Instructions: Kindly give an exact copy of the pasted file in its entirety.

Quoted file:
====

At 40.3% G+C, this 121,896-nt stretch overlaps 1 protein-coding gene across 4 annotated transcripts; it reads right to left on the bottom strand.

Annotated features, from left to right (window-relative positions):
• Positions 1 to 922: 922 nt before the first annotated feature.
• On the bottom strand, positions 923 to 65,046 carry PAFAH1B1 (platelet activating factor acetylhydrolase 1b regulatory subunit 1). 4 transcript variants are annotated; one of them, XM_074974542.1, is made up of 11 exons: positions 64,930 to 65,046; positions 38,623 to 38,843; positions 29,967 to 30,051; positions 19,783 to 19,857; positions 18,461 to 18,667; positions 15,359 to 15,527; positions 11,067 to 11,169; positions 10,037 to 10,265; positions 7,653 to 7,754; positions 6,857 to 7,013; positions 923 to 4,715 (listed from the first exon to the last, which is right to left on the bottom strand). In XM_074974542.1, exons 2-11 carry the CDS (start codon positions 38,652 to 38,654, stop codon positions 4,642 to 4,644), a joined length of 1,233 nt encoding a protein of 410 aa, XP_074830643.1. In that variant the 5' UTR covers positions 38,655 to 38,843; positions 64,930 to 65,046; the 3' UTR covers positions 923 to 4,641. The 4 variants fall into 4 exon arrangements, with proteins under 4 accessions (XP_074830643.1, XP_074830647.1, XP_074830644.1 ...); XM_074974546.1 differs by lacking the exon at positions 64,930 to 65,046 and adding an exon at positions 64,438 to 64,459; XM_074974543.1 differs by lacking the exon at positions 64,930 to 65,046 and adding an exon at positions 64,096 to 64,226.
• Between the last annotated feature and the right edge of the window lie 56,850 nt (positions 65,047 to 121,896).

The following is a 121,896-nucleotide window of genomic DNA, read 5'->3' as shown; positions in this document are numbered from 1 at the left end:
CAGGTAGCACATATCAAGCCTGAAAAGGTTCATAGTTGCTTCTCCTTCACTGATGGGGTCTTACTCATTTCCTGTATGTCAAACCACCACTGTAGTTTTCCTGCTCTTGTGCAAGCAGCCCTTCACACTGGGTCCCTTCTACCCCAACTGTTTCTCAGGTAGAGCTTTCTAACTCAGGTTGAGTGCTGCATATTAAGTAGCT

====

At 40.3% G+C, this 121,896-nt stretch overlaps 1 protein-coding gene across 4 annotated transcripts; it reads right to left on the bottom strand.

Annotated features, from left to right (window-relative positions):
• Positions 1 to 922: 922 nt before the first annotated feature.
• On the bottom strand, positions 923 to 65,046 carry PAFAH1B1 (platelet activating factor acetylhydrolase 1b regulatory subunit 1). 4 transcript variants are annotated; one of them, XM_074974542.1, is made up of 11 exons: positions 64,930 to 65,046; positions 38,623 to 38,843; positions 29,967 to 30,051; positions 19,783 to 19,857; positions 18,461 to 18,667; positions 15,359 to 15,527; positions 11,067 to 11,169; positions 10,037 to 10,265; positions 7,653 to 7,754; positions 6,857 to 7,013; positions 923 to 4,715 (listed from the first exon to the last, which is right to left on the bottom strand). In XM_074974542.1, exons 2-11 carry the CDS (start codon positions 38,652 to 38,654, stop codon positions 4,642 to 4,644), a joined length of 1,233 nt encoding a protein of 410 aa, XP_074830643.1. In that variant the 5' UTR covers positions 38,655 to 38,843; positions 64,930 to 65,046; the 3' UTR covers positions 923 to 4,641. The 4 variants fall into 4 exon arrangements, with proteins under 4 accessions (XP_074830643.1, XP_074830647.1, XP_074830644.1 ...); XM_074974546.1 differs by lacking the exon at positions 64,930 to 65,046 and adding an exon at positions 64,438 to 64,459; XM_074974543.1 differs by lacking the exon at positions 64,930 to 65,046 and adding an exon at positions 64,096 to 64,226.
• Between the last annotated feature and the right edge of the window lie 56,850 nt (positions 65,047 to 121,896).

The following is a 121,896-nucleotide window of genomic DNA, read 5'->3' as shown; positions in this document are numbered from 1 at the left end:
CAGGTAGCACATATCAAGCCTGAAAAGGTTCATAGTTGCTTCTCCTTCACTGATGGGGTCTTACTCATTTCCTGTATGTCAAACCACCACTGTAGTTTTCCTGCTCTTGTGCAAGCAGCCCTTCACACTGGGTCCCTTCTACCCCAACTGTTTCTCAGGTAGAGCTTTCTAACTCAGGTTGAGTGCTGCATATTAAGTAGCT